Implemented by the USPTO’s office of Enrollment and Discipline (OED), the programme will be available to patent and trademark practitioners whose physical, mental or emotional health issues—including substance or alcohol abuse—as well as practice management issues, resulted in minor misconduct and little harm to a client.
The USPTO said the programme will help the OED “accomplish its mission of protecting the public from practitioners who fail to comply with the USPTO’s standards for ethics and professionalism”.
Joseph Matal, who is currently acting under secretary of commerce for intellectual property and director of the USPTO, said: “We’re hopeful that this pilot program will align our agency with best practices established in other states, while allowing practitioners a fair chance to rectify previous misconduct and allow them to move forward in a productive manner.”
Intellectual property and ethics lawyer, Michael McCabe, said in a blog post on his website that the programme is a “welcome response to the growing epidemic of drug and alcohol abuse among members of the legal profession”.
McCabe, who recently launched a law firm dedicated to representing trademark and patent attorneys in OED disputes at the USPTO, explained that the OED’s programme comes at a “critical time period in the legal profession”.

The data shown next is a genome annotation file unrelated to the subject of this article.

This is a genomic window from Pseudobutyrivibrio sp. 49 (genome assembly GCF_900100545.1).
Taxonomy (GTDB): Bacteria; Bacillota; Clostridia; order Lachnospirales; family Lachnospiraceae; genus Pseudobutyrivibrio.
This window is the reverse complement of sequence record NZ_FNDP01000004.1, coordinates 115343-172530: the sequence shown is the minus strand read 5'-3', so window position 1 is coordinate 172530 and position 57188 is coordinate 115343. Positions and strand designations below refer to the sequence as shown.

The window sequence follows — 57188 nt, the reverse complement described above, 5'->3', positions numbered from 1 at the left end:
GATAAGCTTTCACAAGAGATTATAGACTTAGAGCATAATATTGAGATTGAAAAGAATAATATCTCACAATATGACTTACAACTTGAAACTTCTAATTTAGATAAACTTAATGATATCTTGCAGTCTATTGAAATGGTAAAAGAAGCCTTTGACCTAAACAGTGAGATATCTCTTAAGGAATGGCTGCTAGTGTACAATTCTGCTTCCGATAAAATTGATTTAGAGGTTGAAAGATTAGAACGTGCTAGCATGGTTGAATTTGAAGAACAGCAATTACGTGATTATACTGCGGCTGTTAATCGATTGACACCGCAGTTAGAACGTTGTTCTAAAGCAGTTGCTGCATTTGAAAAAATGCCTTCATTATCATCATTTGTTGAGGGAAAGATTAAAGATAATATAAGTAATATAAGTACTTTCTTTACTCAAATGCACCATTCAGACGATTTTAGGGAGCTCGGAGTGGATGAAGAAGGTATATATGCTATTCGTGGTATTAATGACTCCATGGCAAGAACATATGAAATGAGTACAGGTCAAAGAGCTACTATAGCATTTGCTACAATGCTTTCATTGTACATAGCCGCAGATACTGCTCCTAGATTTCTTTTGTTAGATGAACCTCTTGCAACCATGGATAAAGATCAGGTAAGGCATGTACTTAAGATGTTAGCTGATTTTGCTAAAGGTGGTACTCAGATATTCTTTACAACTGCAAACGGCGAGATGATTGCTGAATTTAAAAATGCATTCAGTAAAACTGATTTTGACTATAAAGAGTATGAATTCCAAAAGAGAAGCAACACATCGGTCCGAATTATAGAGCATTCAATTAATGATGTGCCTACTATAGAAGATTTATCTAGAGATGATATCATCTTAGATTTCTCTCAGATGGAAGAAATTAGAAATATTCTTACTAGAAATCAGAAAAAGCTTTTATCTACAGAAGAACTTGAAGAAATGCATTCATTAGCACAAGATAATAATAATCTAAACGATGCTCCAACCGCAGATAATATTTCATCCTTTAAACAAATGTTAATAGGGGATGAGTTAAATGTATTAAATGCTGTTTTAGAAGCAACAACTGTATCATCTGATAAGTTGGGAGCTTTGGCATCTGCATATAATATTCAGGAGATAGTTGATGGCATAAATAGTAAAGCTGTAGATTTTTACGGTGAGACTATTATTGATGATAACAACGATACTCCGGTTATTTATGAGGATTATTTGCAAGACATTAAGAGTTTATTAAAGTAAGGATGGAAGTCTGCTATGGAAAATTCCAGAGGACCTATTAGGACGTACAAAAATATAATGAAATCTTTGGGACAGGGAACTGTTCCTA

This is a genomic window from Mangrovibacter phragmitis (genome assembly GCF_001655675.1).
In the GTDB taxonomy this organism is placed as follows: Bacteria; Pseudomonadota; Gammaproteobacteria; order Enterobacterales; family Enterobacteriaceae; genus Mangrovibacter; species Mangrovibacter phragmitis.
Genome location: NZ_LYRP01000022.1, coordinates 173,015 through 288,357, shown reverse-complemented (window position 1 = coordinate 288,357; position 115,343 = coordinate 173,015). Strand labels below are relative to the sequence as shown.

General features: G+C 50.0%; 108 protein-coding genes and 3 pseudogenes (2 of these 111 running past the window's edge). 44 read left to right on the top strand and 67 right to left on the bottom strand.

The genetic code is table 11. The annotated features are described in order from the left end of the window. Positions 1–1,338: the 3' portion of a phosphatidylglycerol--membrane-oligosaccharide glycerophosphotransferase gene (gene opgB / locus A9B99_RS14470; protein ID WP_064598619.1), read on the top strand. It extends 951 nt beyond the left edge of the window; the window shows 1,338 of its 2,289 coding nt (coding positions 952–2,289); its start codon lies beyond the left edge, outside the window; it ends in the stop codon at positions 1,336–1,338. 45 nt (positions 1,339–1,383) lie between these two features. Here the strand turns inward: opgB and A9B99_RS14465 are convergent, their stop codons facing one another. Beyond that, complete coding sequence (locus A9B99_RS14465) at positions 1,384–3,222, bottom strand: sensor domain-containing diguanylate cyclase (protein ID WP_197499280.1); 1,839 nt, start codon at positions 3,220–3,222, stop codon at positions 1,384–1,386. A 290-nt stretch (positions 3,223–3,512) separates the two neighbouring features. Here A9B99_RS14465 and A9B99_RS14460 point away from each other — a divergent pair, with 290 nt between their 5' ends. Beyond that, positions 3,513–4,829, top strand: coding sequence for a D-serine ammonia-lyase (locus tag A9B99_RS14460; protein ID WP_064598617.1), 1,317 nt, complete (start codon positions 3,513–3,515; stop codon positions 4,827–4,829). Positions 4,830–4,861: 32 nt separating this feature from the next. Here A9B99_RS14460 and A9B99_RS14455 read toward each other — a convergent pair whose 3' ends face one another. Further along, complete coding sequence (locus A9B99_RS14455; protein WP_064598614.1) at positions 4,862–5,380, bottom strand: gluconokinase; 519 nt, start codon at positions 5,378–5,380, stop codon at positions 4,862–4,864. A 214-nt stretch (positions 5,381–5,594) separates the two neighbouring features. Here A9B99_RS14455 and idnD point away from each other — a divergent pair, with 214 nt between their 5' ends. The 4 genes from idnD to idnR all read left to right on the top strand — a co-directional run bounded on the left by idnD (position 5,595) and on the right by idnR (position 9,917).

He said: “Disciplinary counsel across the US have increasingly come to recognise that the profession has a serious problem with drug and alcohol abuse … lawyers suffer from alcoholism and drug addiction at a rate that is grossly disproportionate to the rates of addiction in other professions and in the general population.”
According to McCabe, traditional attorney disciplinaries focus on protecting the public by punishing the lawyer, including licence suspension and reprimands.
But, he argued that drug and alcohol abuse, as well as mental health issues, can play a significant role in cases involving the violation of professional conduct.
McCabe explained: “The idea behind diversion is to treat the root cause by taking the practitioner out of the realm of the disciplinary system. It is hoped that by focusing on getting practitioners the proper medical care and treatment, both the public and the bar will benefit.”
McCabe's blog can be read here.